Ricky Cieri stands in front of the Brant Université building in Strasbourg during his semester studying in France.

Ricky Cieri stands in front of the Brant Université building in Strasbourg during his semester studying in France.

Rick Cieri had already studied in Strasbourg and Madrid and mastered three foreign languages by his junior year at SU. Looking for a new challenge outside European politics, the dual international relations and modern foreign languages major picked up a pamphlet on the Boren Scholarship and applied. The Boren Scholarship, which funds up to a full year abroad of coursework for undergraduates, will allow Rick to study Portuguese language and Brazilian politics in Brazil.

An initiative of the National Security Education Program, the Boren awards include the Boren Scholarship for undergraduate study and the Boren Fellowship for graduate study. Both awards provide funding for students to study languages in regions relevant to U.S. interests and underrepresented in study abroad. Scholars and Fellows demonstrate an interest in national security and commit to working for at least one year in the federal government.

In an interview with CFSA, Rick described the application process and his motivations for applying to the Boren.

Why did you apply for the Boren Scholarship?

I learned about the Boren Scholarship at the beginning of my junior year by picking up the pamphlet in the international relations department. I had just returned from a semester abroad in Strasbourg, France and a summer program in Madrid, Spain, and I was considering the option of studying abroad again. I also knew I would be able to graduate a semester early, so I decided to look into the opportunity to study abroad for the entirety of my senior year.

What was the application process like?

The application process was quite challenging at times, but a very manageable process even with coursework. I began my application process in September by meeting with the campus representatives for Boren to discuss the nature of the program and my potential. The essays do require a lot of attention, but by setting aside time to work on my Boren application, I was able to write the essays rather quickly and easily.

Did you learn anything about yourself during the application process?

Throughout the process I discovered that when I take the initiative, I will be successful. No one was pressuring me to make the submission deadlines, to write the essays by a certain date, or to contact my recommenders in advance. I had to discipline myself to ensure that I prepared all documents thoroughly before the February deadline.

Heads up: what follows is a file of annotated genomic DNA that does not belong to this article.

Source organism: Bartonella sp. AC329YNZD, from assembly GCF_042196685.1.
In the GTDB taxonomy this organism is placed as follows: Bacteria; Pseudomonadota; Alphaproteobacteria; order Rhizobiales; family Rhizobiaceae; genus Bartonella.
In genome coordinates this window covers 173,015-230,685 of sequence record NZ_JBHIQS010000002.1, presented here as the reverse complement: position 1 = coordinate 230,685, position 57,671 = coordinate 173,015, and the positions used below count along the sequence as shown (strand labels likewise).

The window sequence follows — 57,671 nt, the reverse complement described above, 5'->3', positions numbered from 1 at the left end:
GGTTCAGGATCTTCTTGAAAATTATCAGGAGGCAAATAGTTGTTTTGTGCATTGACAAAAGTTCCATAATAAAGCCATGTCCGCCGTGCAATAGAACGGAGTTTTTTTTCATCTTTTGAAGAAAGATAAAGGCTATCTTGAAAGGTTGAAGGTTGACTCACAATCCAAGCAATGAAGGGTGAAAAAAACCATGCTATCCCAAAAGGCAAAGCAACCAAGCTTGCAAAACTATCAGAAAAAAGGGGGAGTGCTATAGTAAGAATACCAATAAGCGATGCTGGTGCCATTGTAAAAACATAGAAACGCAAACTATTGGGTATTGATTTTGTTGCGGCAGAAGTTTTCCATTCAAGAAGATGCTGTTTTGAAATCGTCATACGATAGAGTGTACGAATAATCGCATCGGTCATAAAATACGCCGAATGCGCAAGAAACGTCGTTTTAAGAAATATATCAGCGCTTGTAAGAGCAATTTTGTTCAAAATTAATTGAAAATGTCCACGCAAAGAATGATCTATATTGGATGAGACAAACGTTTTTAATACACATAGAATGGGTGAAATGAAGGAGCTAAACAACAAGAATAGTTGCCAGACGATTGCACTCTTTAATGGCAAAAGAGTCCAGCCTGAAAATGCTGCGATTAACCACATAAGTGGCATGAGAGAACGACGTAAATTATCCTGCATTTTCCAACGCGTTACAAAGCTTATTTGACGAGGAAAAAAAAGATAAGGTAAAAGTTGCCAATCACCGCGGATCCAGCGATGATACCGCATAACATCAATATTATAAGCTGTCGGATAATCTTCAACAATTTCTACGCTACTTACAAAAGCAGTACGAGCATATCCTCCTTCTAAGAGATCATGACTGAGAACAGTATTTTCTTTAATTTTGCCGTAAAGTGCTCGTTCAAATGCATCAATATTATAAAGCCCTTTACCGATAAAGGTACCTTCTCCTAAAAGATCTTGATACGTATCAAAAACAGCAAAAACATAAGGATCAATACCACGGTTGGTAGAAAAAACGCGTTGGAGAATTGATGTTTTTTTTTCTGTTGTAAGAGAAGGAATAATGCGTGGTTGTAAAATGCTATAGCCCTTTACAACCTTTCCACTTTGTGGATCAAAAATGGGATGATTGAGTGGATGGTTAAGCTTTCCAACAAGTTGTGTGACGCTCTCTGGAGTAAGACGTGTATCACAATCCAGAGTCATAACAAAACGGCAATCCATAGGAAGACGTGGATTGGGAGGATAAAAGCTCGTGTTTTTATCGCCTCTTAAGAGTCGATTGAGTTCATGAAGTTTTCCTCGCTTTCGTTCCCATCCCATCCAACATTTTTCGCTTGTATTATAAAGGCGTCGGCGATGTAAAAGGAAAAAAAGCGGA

What do you think made you a successful candidate?

I believe my clear passion for foreign languages and global learning truly set me apart as a competitive candidate. During my junior year, I had been a student representative on a faculty-led committee on the Internationalization of Curriculum. Through my participation on this committee, my work as a global ambassador for the SU Abroad office, and my commitment to studying three foreign languages at the university, I stood out as a student who would take a Boren-funded abroad program very seriously.

How did you work with CFSA?

I honestly got a late start in working with the CFSA to prepare my application. I did not know how truly helpful the office would be for me in my application process. In the few weeks leading up to the application deadline in early February 2016, Jolynn Parker proved to be such an amazing advisor. She really encouraged me to piece together the best possible application, and I feel like I did just that.

What advice do you have for future applicants?

My first piece of advice is to not procrastinate on the application process. Although I am proud of myself for getting started on the preliminary aspects of the application in the fall before the early spring deadline, I do wish I had sought more help from CFSA sooner so the finalizing steps of the application were not so frantic or rushed. Essentially, I suggest getting started before winter break and coming back from break with a nearly complete application.

We’re so excited for you! What are you most excited for during your year in Brazil?

I am so very excited to be able to learn more about a country that has somehow avoided a place in my curriculum. Having never taken a Portuguese course and having focused my IR major on European politics and international relations, Brazilian politics and domestic issues were not often a topic of discussion in any of my classes. Thus, I am most eager to learn about Brazil, to live within this transforming country (especially considering my first full month in Brazil will be during the 2016 Summer Olympics), and lastly to acquire a new language.

 

Rick was featured more recently in SU News for his Boren award and his scholarship at Syracuse University. Read the article here.

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